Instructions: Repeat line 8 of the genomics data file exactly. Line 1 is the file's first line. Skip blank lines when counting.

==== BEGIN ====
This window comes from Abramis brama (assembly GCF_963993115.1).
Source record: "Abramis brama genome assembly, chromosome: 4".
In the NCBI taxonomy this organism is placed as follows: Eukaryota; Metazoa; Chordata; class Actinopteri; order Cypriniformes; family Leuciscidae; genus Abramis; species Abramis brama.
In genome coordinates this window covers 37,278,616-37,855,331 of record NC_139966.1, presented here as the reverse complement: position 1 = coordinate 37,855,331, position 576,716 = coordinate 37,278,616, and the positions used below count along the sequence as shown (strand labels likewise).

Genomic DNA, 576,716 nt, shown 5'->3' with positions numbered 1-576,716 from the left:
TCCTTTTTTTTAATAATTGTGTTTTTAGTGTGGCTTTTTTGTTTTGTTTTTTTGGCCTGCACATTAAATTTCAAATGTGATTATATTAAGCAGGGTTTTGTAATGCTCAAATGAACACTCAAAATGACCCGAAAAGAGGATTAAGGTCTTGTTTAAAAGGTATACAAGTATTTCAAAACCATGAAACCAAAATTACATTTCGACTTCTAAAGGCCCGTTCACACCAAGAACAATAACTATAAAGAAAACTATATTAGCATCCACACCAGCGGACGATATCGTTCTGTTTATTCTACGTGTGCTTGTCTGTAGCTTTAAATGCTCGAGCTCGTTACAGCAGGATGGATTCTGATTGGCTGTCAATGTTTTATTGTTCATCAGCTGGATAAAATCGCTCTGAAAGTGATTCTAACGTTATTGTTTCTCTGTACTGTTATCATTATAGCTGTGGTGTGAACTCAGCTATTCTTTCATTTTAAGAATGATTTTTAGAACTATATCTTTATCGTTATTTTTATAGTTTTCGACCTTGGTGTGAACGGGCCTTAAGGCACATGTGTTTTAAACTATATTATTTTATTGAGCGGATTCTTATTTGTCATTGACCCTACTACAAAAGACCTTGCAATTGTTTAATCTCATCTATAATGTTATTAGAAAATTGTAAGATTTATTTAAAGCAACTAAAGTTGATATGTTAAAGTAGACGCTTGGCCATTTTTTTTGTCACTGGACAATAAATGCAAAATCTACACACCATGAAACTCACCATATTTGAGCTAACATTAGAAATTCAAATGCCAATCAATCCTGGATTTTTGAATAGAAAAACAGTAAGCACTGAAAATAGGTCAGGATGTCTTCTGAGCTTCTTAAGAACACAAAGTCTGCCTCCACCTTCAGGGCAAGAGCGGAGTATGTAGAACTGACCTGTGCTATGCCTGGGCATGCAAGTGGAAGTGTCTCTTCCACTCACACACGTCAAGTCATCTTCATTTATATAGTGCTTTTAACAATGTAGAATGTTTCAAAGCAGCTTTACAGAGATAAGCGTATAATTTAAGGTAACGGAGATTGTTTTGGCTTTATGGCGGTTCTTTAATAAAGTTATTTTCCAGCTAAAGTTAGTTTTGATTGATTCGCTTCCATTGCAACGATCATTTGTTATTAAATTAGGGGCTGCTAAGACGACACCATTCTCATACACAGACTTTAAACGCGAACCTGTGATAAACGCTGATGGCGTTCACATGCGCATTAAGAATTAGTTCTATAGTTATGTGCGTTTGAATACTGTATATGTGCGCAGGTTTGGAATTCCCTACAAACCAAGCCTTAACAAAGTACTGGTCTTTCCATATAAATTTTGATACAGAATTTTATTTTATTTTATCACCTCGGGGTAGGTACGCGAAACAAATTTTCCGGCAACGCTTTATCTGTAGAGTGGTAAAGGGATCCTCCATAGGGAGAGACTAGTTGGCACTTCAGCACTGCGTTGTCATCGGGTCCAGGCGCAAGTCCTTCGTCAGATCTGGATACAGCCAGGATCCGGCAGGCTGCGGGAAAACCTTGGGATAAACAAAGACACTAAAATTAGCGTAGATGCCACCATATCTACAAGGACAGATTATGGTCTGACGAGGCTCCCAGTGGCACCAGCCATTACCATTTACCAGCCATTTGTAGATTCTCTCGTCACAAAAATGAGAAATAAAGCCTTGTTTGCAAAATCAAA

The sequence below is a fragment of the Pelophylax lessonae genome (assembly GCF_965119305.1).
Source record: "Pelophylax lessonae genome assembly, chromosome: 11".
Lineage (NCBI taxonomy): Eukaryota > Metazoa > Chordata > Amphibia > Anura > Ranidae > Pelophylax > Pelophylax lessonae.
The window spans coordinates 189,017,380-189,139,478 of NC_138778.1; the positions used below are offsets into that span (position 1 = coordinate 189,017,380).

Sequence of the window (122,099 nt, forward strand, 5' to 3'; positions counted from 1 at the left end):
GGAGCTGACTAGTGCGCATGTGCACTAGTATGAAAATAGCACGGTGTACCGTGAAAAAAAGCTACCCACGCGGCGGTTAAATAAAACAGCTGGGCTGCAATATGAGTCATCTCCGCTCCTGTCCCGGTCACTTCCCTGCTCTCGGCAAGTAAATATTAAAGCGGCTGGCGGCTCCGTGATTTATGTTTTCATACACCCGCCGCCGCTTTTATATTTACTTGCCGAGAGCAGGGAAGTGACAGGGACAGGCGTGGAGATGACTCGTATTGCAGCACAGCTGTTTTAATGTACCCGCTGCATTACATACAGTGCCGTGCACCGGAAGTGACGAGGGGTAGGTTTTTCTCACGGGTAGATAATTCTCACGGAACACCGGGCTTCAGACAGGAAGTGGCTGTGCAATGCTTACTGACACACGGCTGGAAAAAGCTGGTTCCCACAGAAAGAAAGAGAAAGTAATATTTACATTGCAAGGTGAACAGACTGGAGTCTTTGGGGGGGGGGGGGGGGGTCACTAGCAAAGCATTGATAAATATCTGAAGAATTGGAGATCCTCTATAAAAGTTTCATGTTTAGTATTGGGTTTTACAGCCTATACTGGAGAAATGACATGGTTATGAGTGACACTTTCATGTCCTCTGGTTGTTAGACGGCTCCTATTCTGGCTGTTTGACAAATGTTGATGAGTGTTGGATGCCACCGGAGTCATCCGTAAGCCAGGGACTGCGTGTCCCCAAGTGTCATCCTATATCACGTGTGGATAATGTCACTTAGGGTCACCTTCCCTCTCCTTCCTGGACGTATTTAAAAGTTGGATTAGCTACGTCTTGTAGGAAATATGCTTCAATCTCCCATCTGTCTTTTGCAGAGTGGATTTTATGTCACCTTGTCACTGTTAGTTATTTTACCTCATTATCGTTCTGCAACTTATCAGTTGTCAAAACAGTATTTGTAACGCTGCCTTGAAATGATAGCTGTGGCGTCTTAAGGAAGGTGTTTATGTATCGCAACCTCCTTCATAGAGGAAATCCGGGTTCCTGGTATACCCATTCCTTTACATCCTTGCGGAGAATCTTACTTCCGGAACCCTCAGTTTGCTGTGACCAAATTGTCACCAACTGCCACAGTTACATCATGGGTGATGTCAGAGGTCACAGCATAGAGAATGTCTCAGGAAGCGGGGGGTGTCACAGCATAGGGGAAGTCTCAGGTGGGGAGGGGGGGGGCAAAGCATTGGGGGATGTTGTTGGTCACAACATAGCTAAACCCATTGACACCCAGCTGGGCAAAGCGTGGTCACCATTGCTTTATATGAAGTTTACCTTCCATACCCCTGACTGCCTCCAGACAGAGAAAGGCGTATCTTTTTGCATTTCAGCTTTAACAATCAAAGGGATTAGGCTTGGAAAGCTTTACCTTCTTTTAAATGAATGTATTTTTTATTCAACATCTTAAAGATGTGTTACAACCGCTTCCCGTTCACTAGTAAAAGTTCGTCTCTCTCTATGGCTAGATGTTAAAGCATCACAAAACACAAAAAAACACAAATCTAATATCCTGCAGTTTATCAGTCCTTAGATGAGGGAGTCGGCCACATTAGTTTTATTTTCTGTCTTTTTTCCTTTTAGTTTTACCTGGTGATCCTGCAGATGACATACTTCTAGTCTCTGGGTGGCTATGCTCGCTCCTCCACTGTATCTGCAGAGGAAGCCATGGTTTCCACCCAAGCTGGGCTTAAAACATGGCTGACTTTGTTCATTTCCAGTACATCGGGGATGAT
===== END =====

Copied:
Source record: "Pelophylax lessonae genome assembly, chromosome: 11".